Anyone who visits YA Book Queen regularly knows that I love to look for the highlights and lowlights in every book. And, sometimes, I like to look for highlights and lowlights elsewhere, too. Last time, I discussed the Highlights & Lowlights of Sequels. This week, however, I'm going to focus on something different but still bookish. When it comes to books, one of the first things I notice is the cover. I also notice of other little details – such as whether or not the cover has quotes / blurbs on the front. Here are some highlights and lowlights when it comes to blurbs on book covers:
Lowlight: They don't fit the book at all. I'm looking at you, paperback version of IF I STAY. I mean, really? These two stories are nothing alike, aside from having romance (Forman's novel is undeniably better written), so I think it's a strange blurb that doesn't do this novel any favors. It's kind of like saying CODE NAME VERITY will appeal to HARRY POTTER fans (because both feature friendship...and that's it). It just doesn't fit.
Highlight: They can be fun! Maureen Johnson gives the best example of this with her blurb for ANNA AND THE FRENCH KISS (which is actually on the back cover of the original paperback): "Very sly. Very funny. Very romantic. You should date this book." When MJ tells you to date a book, you date the book. I always love reading quirky, odd blurbs. A blurb like that makes me laugh, and want to pick up the novel to check it out.
Lowlight: I'm not a fan of the author who blurbed the book. I might walk on by if I see Author X exclaiming about another writer's work, especially if I dislike Author X's writing. I tend to assume that if Author X blurbs Author Z's novel, then they must write similarly...which isn't always true, but I still tend to move on to looking at something else.
Highlight: They make me curious about books I would NEVER read. The MJ quotation, once again, is the perfect example. It's amusing, catches my eye, and makes me wonder about the novel - which is exactly what a blurb should do! I never would have read A&TFK, simply because the title is a bit ridiculous, but the blurbs and good buzz convinced me otherwise.
Lowlight: Blurbs with comparisons set me up for disappointment. Tell me a novel is going to be the next HARRY POTTER, and I get excited. Really excited, because I love HP. So, when it turns out to be a so-and-so or even good story, I'm disappointment. I might have enjoyed the novel more if the blurb hadn't of compared it to HP in the first place.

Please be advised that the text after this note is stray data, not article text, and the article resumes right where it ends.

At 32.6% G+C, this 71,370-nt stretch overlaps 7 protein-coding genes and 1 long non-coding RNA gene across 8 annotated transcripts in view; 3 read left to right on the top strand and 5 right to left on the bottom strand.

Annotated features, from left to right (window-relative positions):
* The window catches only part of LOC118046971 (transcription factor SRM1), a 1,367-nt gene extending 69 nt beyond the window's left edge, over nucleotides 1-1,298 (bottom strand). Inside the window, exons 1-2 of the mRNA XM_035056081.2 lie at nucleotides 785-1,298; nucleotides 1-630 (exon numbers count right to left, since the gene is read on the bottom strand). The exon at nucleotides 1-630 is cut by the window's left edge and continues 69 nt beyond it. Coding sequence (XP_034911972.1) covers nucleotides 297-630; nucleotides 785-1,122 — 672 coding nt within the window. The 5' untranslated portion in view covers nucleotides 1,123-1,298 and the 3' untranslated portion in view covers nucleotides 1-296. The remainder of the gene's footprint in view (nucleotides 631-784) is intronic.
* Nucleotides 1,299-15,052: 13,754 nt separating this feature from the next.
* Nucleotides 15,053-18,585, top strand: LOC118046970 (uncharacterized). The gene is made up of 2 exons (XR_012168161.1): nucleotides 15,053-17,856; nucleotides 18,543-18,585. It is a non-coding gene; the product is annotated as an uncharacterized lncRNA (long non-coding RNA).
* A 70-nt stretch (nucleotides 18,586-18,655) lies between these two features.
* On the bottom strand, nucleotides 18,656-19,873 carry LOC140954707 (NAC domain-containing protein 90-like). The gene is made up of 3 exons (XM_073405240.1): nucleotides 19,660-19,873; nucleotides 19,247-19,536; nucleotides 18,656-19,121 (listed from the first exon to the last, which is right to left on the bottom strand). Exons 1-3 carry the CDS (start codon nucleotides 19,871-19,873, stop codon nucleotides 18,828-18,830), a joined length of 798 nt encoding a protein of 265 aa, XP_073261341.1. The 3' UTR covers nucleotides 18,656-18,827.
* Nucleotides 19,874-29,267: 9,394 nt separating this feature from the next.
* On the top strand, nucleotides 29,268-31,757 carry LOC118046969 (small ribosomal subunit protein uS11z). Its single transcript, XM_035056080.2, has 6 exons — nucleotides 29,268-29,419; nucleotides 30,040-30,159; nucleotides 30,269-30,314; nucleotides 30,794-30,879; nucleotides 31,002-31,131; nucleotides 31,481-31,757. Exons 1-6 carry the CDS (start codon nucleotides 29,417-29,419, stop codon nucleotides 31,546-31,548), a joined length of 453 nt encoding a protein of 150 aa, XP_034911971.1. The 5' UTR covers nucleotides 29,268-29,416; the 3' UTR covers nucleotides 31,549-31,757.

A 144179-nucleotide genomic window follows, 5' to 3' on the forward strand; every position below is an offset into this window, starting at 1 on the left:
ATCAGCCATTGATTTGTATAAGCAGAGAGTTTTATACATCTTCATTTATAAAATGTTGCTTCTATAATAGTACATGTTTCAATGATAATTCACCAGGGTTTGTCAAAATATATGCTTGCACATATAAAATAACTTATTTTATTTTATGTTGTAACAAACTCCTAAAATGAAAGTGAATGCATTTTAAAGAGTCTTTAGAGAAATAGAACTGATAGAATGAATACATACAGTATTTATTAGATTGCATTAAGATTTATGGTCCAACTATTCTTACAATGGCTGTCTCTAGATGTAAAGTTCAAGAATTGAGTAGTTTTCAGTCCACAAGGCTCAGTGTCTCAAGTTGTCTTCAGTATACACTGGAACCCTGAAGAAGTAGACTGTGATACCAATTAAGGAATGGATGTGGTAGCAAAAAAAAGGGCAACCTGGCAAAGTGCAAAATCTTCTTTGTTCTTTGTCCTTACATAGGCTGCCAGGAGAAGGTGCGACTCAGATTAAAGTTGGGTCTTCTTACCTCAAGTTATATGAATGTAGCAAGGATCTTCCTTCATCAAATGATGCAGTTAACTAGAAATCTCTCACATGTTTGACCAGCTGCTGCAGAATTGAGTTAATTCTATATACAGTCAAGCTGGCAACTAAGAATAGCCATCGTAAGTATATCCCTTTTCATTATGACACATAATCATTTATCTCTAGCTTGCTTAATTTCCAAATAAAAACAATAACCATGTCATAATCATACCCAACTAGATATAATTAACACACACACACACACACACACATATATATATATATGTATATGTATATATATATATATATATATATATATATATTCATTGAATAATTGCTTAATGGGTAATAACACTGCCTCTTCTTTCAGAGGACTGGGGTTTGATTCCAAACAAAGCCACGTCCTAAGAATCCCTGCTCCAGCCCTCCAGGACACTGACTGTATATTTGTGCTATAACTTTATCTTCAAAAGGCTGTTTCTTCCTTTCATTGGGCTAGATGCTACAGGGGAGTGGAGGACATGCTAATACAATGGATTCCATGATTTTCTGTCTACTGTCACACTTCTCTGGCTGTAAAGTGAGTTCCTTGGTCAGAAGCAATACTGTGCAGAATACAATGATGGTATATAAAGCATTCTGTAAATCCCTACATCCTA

Highlight: The blurb is written by one of my favorite authors. One of the reasons I became even more curious about SHADOW AND BONE was because Veronica Roth had a blurb on the book cover. And, since I'm a fan of Roth's work, it made me curious enough about Bardugo's novel to convince me to purchase it, and I wasn't disappointed.
Lowlight: Some blurbs seem like lies or are all the same. I have a hard time taking blurbs seriously when they (A) come from someone that seems to love everything, (B) compare books inaccurately, or (C) recycle the same phrases over and over. If I hadn't of read and loved an ARC of BLOOD RED ROAD, I never would have picked up the new cover version that features a blurb from MTV'S Hollywood Crush. It doesn't catch my eye in a good way.
Highlight: They give me another author's work to check out. When I pick up a book I like that has a blurb by an author I haven't heard of, I'll usually check out that author's novels on Goodreads. Sometimes it's a great way to discover an author that has a similar writing style as the book I originally picked up.
Lowlight: They ruin what would otherwise be an awesome cover. I actually wish blurbs were mostly on the back cover of books, that way they don't ruin a lovely cover with unnecessary font. The THRONE OF GLASS cover, for instance, would look incredible if it didn't have the blurb on the front cover.
Highlight: They describe the novel perfectly. For example, Miranda Kenneally's blurb for TORCHED - it's short, sweet, and completely accurate. It's not an overly exciting blurb, but it does fit the story.
Highlight: They add to the overall cover design. THE FAULT IN OUR STARS is one cover that really makes the blurb add something extra to the cover. The quotation doesn't look out of place, it fits in perfectly. I feel like this is pretty rare, though. Can anyone else think of a cover that uses the text from a blurb in an interesting way?
While I, for the most part, dislike seeing a blurb on the front cover, I do love to read them! What are your thoughts on book covers with blurbs on the front?